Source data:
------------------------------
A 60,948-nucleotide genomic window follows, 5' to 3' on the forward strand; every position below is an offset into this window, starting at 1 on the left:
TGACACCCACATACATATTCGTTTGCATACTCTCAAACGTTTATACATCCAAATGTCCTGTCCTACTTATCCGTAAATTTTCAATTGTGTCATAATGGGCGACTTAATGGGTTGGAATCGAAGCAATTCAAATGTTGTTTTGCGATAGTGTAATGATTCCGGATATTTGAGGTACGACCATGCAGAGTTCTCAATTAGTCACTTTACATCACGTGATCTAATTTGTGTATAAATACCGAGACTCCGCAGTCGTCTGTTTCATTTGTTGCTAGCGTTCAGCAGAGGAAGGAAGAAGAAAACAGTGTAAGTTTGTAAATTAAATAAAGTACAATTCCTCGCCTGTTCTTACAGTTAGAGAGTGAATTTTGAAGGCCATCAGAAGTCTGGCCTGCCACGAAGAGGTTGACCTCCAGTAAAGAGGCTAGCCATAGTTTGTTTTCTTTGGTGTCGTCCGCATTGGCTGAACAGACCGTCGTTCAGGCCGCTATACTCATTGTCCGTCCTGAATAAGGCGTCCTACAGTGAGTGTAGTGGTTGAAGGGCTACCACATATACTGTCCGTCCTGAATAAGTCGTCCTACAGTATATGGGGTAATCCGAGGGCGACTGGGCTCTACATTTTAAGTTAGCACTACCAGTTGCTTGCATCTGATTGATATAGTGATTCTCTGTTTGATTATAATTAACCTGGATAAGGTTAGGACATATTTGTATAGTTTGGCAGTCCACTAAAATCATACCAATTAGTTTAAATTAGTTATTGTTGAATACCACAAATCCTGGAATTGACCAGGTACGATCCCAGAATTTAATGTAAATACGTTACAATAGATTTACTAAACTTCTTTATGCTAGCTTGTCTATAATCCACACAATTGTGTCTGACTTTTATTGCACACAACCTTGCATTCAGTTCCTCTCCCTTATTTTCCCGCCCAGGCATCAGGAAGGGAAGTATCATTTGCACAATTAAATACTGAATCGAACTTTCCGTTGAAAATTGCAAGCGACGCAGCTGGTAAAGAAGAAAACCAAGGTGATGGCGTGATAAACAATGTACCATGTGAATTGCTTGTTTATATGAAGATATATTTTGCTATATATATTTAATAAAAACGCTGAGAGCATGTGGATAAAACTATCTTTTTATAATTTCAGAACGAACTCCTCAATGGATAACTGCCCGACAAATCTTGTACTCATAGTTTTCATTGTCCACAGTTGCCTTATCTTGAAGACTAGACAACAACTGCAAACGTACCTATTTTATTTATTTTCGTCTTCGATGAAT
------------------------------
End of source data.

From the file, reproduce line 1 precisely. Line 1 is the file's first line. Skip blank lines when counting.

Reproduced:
A 60,948-nucleotide genomic window follows, 5' to 3' on the forward strand; every position below is an offset into this window, starting at 1 on the left: